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Keywords:

  • low bone density;
  • secondary osteoporosis;
  • vitamin D receptor polymorphisms;
  • hyperthyroidism;
  • postmenopause

Abstract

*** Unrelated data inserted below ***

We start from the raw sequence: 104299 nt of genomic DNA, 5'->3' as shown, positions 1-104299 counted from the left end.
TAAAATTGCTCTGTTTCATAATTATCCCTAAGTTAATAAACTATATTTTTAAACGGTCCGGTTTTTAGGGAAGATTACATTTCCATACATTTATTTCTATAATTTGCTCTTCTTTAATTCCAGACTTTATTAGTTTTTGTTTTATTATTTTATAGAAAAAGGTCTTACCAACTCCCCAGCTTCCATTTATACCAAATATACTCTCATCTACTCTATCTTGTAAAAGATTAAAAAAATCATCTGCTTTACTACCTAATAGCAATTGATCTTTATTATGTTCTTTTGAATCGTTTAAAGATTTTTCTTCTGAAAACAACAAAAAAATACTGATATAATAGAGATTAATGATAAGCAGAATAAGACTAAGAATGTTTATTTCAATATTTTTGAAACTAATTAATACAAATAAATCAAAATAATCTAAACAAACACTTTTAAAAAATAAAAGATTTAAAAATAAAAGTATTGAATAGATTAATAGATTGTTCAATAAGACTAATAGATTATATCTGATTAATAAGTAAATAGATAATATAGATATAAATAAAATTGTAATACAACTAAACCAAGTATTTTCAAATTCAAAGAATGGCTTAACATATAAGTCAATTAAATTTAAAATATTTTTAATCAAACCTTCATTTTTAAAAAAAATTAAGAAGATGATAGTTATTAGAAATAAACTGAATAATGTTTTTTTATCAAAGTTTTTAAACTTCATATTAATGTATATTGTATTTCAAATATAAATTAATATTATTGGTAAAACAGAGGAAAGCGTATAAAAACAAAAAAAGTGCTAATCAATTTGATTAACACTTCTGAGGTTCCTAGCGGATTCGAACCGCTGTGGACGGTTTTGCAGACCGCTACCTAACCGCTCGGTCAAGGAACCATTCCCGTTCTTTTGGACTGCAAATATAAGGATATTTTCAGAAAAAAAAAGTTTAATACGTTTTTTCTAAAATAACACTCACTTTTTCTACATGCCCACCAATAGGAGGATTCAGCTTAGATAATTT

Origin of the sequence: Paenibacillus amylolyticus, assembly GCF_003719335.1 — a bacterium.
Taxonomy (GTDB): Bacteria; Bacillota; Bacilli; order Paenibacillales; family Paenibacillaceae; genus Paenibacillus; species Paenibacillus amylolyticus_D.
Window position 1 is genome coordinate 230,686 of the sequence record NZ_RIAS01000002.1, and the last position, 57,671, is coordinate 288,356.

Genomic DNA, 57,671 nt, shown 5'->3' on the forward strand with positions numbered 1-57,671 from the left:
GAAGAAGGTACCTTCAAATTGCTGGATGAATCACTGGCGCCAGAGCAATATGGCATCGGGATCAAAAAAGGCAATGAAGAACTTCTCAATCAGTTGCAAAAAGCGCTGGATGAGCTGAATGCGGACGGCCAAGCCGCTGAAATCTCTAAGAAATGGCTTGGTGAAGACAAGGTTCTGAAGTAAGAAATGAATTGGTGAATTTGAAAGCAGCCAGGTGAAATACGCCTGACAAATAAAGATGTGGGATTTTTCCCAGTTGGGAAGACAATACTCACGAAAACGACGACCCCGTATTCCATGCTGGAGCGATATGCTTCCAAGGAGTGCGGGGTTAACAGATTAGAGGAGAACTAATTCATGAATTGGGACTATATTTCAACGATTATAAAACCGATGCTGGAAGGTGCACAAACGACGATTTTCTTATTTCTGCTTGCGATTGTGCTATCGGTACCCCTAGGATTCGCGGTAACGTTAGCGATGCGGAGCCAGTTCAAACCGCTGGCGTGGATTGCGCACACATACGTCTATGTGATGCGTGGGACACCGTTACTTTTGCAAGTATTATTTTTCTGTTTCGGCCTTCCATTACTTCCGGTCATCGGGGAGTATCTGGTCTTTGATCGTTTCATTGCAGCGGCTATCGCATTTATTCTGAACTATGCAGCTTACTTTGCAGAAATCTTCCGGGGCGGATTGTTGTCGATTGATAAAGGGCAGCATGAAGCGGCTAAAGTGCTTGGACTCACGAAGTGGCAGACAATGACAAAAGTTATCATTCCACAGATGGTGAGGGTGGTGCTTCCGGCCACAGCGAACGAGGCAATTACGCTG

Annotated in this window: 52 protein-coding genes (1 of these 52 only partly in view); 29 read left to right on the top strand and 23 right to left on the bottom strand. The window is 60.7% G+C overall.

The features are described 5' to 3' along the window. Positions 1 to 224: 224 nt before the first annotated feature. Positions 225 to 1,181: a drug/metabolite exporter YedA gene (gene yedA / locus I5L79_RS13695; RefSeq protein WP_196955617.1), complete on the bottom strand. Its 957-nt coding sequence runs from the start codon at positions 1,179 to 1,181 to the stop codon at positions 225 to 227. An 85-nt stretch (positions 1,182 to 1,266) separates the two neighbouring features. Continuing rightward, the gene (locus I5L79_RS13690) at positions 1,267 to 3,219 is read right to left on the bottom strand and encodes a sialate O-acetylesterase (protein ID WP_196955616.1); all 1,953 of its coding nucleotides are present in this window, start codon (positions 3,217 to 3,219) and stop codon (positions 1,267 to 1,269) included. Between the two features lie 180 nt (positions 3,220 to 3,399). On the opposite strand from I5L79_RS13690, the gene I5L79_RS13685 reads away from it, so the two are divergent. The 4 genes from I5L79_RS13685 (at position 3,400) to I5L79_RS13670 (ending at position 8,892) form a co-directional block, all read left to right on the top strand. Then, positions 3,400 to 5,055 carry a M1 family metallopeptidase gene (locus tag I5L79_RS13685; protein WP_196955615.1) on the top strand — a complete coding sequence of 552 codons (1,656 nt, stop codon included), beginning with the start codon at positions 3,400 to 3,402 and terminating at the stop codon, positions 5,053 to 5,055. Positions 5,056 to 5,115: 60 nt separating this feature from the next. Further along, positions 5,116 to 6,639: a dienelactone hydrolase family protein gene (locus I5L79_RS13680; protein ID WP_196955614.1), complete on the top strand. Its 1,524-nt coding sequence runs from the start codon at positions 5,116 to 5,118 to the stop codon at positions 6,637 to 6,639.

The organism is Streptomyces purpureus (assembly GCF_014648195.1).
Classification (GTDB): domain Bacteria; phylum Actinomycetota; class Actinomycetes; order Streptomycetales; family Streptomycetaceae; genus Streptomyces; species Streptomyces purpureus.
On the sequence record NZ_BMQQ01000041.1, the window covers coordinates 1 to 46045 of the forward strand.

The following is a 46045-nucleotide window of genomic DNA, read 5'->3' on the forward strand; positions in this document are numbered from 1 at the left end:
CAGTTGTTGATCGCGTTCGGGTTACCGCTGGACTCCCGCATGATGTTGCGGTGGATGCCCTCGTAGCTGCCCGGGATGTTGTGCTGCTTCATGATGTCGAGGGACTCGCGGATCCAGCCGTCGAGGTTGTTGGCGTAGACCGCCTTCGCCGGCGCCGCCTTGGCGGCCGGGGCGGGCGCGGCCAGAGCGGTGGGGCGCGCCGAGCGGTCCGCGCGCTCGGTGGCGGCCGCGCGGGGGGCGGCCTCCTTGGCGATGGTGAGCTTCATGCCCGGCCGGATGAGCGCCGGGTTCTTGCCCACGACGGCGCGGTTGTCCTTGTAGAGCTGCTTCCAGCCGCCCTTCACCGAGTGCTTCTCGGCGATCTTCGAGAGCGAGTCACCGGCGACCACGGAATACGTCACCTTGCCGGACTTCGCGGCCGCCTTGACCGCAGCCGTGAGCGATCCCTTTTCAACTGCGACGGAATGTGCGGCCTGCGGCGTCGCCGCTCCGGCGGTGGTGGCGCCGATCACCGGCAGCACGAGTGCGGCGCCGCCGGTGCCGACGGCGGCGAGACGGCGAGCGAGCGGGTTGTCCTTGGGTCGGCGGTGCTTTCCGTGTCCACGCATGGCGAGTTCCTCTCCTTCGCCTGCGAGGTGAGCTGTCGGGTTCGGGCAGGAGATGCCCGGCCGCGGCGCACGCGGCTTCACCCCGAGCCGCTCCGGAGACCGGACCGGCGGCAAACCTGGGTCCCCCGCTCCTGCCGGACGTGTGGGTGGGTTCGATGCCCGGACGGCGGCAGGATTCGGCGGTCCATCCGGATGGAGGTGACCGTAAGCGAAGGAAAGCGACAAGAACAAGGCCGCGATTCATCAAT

Bone mineral density (BMD) is modulated by genetic and environmental factors or certain diseases. In several conditions such as low calcium intake, an influence of vitamin D receptor (VDR) polymorphisms on BMD has been suggested. In the present study, we investigated the relationship of Bsm I and Fok I polymorphisms of the VDR gene and BMD in patients with hyperthyroidism, a disease that often results in low BMD. Bsm I and Fok I genotypes were determined in 76 postmenopausal hyperthyroid patients and 62 healthy postmenopausal women as controls. Patients and controls were matched for age, time since menopause, and lifestyle factors and were free of estrogen medication. BMD evaluation included axial dual X-ray absorptiometry (DXA) and peripheral quantitative computed tomography (PQCT). Low BMD was defined as −2.5 STD below the young adult mean value. Biochemical parameters investigated were thyroid hormones, osteocalcin, and 25-(OH)-vitamin D3 as well as routine laboratory data. Low BMD was found in 61% of hyperthyroid patients and in only 23% of euthyroid controls. In the group of hyperthyroid patients with low bone density, the BB genotype (VDR Bsm I polymorphisms) was significantly more frequent (39%) than in controls (13%; p = 0.003) and hyperthyroid patients with normal BMD (6%; p = 0.013). The odds ratio (OR) for low BMD in patients with BB genotype was 5.7 (95% CI, 1.7-19.1; p < 0.005) as compared with the Bb and bb genotypes and 5.5 (95% CI, 2.3-13.2; p < 0.0001) for hyperthyroidism alone. The cumulative risk for low BMD in patients with hyperthyroidism and BB genotype was 31.4 (95% CI, 3.9-256; p < 0.0003). VDR Fok I genotypes showed no significant relationship with BMD or other general or bone-specific parameters. Thus, hyperthyroidism and the genetic background of a BB genotype may promote synergistically the development of low BMD in hyperthyroid patients. Screening for the BB genotype in these patients therefore could help to identify those with particularly high risk for the development of low BMD and allow early treatment.